A funny and poignant first novel about a woman struggling to liberate herself in small-town America.
In the tradition of Fannie Flagg and Lorna Landvik, The Saints and Sinners of Okay County is a heartfelt and compelling debut novel with an unforgettable heroine. It's the story of a woman whose ability to see the futures of others leads her right back into her own troubled past.
It's the summer of 1976, and it seems like the entire state of Oklahoma is celebrating America's bicentennial. But in the small town of Okay, Aletta Honor has much more on her mind than flags and fireworks. She's pregnant with her fourth child and hasn't seen her husband, Jimmy, in weeks. Although she can guess where the hound dog has parked his red-white-and-blue vanin front of the local gin mill or outside the home of yet another woman for a little Yankee Doodle Diddle. Discretion is not in the man's constitution.
Flat broke and desperate for some cash, Aletta decides to set up a food stand on the front lawn during the Okay Czech Festival. But when a woman touches her hand in sympathy, Aletta is completely unsettled. She never touches anyone outside her familyif she does, she gets overwhelming visions of their lives and futures. It started when she was a young girl and has scared her ever since. Now Aletta immediately sees the woman in a tragic accident, and gives her a warning that will save her life. When the woman returns the next day to thank her, Aletta figures out how to save her own life.
With all the courage she can musterfiguring the townsfolk will most likely think she's nutsshe puts a sign in the front yard:
ALETTA HONOR. PSYCHIC READER. DROP-INS WELCOME.
But doing readings for people opens a door she thought she had locked long ago, as memories of a terrible event come flooding back. She may not be able to see into her future, but she realizes she must face the demons in her past if she's going to make a new life for herself and her kids. First, though, she'll have to tell a few fortunes. . . .
Poignant, touching, and full of the kind of wisdom that can only come straight out of the heartland, Dayna Dunbar's The Saints and Sinners of Okay County is a wonderful novel of a woman who confronts pain in order to reclaim her belief in herself, lay her past to rest, and bring order back to a life that has veered too far off track.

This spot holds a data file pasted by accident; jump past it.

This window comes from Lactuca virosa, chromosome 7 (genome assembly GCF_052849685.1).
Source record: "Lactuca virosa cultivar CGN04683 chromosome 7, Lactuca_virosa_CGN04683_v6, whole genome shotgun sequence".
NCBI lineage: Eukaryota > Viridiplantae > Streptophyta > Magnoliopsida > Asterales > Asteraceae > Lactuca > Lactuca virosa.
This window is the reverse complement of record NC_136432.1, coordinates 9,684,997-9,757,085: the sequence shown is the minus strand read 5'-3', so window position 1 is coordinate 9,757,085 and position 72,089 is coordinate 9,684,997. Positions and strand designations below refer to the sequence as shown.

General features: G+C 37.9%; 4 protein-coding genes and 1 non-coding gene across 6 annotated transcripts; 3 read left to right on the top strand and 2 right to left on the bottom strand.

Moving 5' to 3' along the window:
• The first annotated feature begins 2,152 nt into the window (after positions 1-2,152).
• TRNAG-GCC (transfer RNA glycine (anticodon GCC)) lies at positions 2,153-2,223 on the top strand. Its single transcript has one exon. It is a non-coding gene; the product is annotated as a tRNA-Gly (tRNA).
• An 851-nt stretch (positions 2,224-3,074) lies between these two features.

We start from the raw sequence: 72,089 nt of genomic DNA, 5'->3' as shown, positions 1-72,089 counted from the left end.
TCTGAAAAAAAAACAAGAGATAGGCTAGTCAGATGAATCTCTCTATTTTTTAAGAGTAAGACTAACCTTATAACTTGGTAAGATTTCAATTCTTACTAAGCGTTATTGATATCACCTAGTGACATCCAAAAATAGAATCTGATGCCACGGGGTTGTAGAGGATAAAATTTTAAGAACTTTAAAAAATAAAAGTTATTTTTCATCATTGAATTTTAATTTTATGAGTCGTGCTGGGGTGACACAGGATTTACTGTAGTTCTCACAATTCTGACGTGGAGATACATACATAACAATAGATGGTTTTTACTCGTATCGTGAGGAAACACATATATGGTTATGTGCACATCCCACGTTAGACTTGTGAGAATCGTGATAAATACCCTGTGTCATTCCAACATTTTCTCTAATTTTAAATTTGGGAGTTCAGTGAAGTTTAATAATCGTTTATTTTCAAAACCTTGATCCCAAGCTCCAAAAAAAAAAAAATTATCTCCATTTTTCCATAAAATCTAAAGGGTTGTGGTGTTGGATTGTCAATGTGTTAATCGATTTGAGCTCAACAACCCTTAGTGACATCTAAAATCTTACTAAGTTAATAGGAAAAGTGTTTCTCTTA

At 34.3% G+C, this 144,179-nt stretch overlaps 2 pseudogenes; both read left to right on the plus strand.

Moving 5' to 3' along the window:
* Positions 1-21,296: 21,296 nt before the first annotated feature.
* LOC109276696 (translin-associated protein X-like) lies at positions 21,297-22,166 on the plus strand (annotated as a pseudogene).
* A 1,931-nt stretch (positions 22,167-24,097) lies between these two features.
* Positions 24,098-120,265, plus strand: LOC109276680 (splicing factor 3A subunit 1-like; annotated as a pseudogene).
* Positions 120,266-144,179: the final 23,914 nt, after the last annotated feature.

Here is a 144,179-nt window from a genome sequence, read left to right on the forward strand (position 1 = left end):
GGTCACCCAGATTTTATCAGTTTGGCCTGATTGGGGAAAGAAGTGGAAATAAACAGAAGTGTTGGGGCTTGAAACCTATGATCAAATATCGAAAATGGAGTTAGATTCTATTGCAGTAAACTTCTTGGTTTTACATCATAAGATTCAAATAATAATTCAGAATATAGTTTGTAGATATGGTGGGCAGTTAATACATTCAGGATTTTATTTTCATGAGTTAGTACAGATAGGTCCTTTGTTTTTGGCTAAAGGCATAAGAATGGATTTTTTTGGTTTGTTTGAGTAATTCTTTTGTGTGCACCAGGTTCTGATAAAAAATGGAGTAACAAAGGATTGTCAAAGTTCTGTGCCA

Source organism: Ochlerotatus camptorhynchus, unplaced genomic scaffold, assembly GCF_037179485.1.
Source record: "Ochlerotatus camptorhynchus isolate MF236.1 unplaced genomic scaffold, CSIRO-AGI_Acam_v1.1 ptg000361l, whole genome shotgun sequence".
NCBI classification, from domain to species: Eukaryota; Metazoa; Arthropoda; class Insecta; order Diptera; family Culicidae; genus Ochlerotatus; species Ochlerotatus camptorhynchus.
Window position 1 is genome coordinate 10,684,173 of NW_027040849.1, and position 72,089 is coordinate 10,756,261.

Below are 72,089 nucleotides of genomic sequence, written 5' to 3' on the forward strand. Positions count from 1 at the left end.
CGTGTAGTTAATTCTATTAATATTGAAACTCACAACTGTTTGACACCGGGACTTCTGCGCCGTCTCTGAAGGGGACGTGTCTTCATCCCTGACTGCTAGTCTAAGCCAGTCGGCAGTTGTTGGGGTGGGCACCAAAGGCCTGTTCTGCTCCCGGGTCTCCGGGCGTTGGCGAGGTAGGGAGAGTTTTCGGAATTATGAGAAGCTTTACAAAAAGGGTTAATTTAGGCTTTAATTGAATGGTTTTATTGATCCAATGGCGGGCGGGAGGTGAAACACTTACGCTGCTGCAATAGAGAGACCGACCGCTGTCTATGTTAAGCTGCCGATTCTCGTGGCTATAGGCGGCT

By the time Aletta realized the bitter smell drifting out her front door was burning kolaches, it'd been too late to save them. Inside the house, two sheets of blackened fruit-topped pastries emerged from the veil of thick smoke like a magic trick. She plunked herself down on a bar stool, a dish towel still dangling from her fingers, and watched wisps of smoke rise off the kolaches. She couldn't help but draw unkind comparisons to her own lifesinged beyond recognition, stinking to heaven's pearly gates, and most likely irretrievable. The kolaches had been a shot at making a little cash, but this was the third batch she'd ruined, the first dying from a baking powder overdose. She still wasn't sure what had gone wrong with the second.
Outside, the Okay Czech Festival paraded right in front of her house on Main Street. The yearly summer festival caused the population of Okay, Oklahoma, to swell from five thousand folks just getting by to forty...
Dunbar is a native Oklahoman who currently makes her
home in Los Angeles. She has written screenplays and was
part of the production team for the 1996 film William
Shakespeare's Romeo and Juliet. She has a Bachelor of
Arts degree in Media Communications from the College of
Santa Fe in New Mexico and a Master's degree in
Spiritual Psychology from the University of Santa Monica
When asked whether her first novel is autobiographical, ...
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